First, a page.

Philosophy’s Most Famous Quotations, Part 3


I love ideas. And I love thinking about them. One of the fundamental reasons I study philosophy is that I believe ideas really matter. And philosophy is the discipline of big ideas: God, the cosmos, the mind, knowledge, ethics, aesthetics, logic, etc.

As a Christian, I also think it is important apologetically to understand how the big philosophical ideas through the centuries relate to the truth of historic Christianity. For much of Christian history, the discipline of philosophy was understood to be a handmaid (servant) to theology. But in the ancient world, as today, certain philosophical ideas posed challenges to Christian truth-claims.

In parts one and two of this series, I suggested that one way of coming to know and appreciate philosophy is to consider some of the powerful quotations made by great philosophers on ultimate issues. In part three of this series, we’ll look briefly at three famous philosophical quotations from three of history’s greatest thinkers. The three quotes relate to such topics as the mind, creation, and morality.

Three Famous Philosophy Quotes

1. René Descartes (1596–1650)

René Descartes was a French philosopher, mathematician, and scientist. Because of his break with the traditional Scholastic-Aristotelian philosophy, he has been called “the father of modern Western philosophy.” He developed the first modern form of mind-body dualism. Thus, his famous dictum:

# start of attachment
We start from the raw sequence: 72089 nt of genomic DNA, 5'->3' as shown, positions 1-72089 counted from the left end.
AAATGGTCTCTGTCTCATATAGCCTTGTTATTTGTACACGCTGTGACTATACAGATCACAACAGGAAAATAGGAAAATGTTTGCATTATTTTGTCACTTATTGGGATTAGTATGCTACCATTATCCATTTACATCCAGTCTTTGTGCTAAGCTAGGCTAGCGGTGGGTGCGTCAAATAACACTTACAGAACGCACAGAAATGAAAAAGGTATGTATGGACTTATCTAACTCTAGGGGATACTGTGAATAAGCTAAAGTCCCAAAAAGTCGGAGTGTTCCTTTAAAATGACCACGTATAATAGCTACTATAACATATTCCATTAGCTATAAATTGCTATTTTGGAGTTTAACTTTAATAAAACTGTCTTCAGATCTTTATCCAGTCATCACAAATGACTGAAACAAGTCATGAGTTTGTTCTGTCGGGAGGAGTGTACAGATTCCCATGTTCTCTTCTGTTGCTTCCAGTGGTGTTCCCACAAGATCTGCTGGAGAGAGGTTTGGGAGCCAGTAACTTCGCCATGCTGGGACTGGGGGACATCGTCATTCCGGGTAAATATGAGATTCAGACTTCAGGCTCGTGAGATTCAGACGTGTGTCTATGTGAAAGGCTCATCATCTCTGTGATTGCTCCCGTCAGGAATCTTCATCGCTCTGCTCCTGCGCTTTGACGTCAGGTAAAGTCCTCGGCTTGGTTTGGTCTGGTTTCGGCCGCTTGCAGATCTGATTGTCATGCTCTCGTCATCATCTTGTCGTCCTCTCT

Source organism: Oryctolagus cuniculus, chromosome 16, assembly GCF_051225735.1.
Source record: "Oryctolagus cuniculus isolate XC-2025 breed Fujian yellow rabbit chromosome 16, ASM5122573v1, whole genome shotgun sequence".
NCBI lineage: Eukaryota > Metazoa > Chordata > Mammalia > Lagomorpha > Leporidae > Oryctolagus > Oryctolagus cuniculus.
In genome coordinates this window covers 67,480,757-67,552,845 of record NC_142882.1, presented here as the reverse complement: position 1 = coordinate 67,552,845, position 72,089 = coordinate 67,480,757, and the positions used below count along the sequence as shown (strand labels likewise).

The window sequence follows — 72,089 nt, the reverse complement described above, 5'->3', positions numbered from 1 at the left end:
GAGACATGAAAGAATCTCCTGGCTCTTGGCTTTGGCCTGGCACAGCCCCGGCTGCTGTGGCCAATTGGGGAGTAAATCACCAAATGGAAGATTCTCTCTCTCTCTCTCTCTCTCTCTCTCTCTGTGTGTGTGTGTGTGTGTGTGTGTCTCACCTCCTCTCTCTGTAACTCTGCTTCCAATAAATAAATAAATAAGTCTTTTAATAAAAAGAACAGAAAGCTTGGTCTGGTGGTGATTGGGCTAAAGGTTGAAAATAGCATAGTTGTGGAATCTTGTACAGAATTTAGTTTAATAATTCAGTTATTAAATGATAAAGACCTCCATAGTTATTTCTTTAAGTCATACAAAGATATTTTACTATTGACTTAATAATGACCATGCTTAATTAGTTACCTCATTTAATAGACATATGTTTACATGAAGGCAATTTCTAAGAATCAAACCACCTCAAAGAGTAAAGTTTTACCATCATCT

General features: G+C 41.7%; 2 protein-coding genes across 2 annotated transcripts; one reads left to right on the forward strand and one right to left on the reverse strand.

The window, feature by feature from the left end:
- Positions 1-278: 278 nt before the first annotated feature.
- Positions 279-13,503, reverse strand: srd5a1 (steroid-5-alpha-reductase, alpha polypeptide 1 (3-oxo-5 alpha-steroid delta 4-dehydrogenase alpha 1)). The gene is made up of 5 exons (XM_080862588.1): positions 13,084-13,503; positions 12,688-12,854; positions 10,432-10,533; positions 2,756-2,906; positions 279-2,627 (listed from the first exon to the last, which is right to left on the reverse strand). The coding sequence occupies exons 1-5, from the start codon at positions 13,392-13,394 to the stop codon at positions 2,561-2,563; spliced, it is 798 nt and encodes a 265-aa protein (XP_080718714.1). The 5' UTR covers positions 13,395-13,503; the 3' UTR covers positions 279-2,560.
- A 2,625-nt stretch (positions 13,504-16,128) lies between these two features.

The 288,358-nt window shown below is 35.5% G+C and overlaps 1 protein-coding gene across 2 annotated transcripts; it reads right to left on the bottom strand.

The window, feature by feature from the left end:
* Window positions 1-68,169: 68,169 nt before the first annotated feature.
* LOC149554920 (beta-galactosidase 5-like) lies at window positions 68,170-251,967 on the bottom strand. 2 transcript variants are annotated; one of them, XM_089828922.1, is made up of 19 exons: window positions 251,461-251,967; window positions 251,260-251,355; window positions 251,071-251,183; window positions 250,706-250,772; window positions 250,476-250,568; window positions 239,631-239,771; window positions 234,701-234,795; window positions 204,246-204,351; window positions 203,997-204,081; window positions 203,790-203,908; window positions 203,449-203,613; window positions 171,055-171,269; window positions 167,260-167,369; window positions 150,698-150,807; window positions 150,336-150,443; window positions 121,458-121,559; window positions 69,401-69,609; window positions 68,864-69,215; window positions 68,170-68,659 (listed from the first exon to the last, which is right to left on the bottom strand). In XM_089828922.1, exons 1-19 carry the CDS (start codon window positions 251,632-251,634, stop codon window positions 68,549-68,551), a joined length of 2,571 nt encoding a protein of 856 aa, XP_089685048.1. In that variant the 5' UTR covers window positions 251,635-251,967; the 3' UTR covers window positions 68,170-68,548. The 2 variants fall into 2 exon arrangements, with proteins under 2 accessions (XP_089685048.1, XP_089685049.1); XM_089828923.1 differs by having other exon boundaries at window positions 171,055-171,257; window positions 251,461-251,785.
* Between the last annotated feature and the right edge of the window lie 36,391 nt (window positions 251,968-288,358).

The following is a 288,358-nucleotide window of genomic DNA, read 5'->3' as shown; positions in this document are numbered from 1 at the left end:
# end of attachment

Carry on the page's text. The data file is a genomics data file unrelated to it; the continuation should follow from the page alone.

I think, therefore I am. (Latin: Cogito ergo sum.)

René Descartes, Discourse on the Method

Descartes affirmed that thought was indubitable evidence that a person existed, for one must be a thinking entity (mind) to even doubt one’s existence. And even if a person is confused about their existence, they must exist to be confused.

2. Gottfried Leibniz (1646–1716)

Gottfried Wilhelm Leibniz was a German philosopher, logician, and mathematician. As part of his argument for God’s existence, he asked the ultimate metaphysical question:

 Why is there something rather than nothing?

Gottfried Leibniz, Principles of Nature and of Grace

For Leibniz, all contingent (dependent) realities find their cause in God, who is a noncontingent, or necessary, reality. Leibniz’s question anticipated big bang cosmology, which implies a cosmic beginning.

3. Immanuel Kant (1724–1804)

Immanuel Kant was a German philosopher who deeply influenced Enlightenment thinking. He was a systematic philosopher who wrote in such fields as metaphysics, epistemology, ethics, political theory, and aesthetics. In developing his duty-oriented approach to objective ethics, he stated:

Always act so as to will the maxim of your action to become a universal law.

Immanuel Kant, Grounding for the Metaphysics of Morals

In affirming a nonconsequential approach to ethics, Kant believed that one could, in effect, universalize one’s ethical actions. Thus, Kant believed in an objective basis for ethics, which he grounded in God’s existence.

I hope this very brief introduction to some of philosophy’s greatest thinkers and their most important quotes will help you appreciate the unique discipline of philosophy and part of its history. Join me once more next week for the final post in this series on philosophy’s most famous quotations!

Reflections: Your Turn

Which one of the three quotes above do you find the most engaging? Why? philosophy-part-3


For more about the ideas of Descartes, Leibniz, and Kant in light of Christianity, see Christianity and Western Thought: A History of Philosophers, Ideas and Movements by Colin Brown and A History of Western Philosophy and Theology by John M. Frame.

  One thought on “Philosophy’s Most Famous Quotations, Part 3

  1. March 13, 2018 at 5:23 am